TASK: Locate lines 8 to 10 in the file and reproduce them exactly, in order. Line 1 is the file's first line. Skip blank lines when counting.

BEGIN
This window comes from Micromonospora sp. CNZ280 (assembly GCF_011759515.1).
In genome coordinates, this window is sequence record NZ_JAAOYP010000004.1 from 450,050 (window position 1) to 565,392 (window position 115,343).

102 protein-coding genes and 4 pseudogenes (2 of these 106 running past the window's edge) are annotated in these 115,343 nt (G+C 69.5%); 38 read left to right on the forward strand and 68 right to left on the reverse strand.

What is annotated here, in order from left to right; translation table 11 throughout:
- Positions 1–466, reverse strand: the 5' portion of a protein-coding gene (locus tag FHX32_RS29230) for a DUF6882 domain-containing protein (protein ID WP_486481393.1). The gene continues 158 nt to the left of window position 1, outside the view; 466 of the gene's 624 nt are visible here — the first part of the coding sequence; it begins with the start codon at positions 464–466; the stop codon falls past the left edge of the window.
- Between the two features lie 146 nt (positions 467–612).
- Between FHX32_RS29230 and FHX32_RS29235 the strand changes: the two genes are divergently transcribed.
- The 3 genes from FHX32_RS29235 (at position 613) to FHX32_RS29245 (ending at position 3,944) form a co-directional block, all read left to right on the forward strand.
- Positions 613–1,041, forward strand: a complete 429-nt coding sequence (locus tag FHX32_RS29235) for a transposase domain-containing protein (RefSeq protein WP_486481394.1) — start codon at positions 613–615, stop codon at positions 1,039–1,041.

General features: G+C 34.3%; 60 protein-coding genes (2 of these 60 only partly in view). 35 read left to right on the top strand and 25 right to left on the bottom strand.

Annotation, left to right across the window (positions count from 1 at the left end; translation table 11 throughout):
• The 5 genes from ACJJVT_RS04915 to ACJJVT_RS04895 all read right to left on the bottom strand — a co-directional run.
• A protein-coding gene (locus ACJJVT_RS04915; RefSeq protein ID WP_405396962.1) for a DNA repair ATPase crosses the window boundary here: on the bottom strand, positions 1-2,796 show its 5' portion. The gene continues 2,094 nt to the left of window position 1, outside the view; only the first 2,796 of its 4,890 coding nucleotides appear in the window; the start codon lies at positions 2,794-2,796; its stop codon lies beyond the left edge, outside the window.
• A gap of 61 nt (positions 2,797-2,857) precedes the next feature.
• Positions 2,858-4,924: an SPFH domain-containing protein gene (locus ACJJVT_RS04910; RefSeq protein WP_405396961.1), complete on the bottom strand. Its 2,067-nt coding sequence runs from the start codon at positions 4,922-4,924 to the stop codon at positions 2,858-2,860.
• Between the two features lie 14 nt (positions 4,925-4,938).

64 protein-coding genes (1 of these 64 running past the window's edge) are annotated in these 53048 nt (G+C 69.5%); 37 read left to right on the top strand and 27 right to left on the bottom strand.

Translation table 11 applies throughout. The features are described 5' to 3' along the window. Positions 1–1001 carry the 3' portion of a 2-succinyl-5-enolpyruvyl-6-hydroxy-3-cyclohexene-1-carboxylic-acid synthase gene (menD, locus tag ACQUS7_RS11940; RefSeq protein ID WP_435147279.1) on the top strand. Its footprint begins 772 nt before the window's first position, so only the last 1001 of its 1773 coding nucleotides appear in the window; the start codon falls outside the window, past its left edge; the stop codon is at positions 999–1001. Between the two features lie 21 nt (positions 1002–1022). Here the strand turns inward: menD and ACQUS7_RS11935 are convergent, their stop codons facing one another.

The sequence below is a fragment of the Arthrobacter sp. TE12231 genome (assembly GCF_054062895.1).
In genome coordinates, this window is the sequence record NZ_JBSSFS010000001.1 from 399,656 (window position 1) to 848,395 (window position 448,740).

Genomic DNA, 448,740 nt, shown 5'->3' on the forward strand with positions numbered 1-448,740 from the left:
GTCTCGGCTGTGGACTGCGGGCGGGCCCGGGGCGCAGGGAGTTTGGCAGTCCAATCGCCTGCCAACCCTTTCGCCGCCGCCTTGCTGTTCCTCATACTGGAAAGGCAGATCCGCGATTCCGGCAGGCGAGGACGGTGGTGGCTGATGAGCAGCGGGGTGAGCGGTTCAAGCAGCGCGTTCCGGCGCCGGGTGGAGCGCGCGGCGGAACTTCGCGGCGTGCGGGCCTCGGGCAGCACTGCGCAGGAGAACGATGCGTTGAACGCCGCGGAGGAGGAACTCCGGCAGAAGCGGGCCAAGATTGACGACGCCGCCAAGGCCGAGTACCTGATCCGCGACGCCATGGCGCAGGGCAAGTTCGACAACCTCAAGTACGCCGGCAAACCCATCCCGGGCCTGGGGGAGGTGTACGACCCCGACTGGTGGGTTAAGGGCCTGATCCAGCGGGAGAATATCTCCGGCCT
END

- The 3 genes from FHX32_RS29235 (at position 613) to FHX32_RS29245 (ending at position 3,944) form a co-directional block, all read left to right on the forward strand.
- Positions 613–1,041, forward strand: a complete 429-nt coding sequence (locus tag FHX32_RS29235) for a transposase domain-containing protein (RefSeq protein WP_486481394.1) — start codon at positions 613–615, stop codon at positions 1,039–1,041.

General features: G+C 34.3%; 60 protein-coding genes (2 of these 60 only partly in view). 35 read left to right on the top strand and 25 right to left on the bottom strand.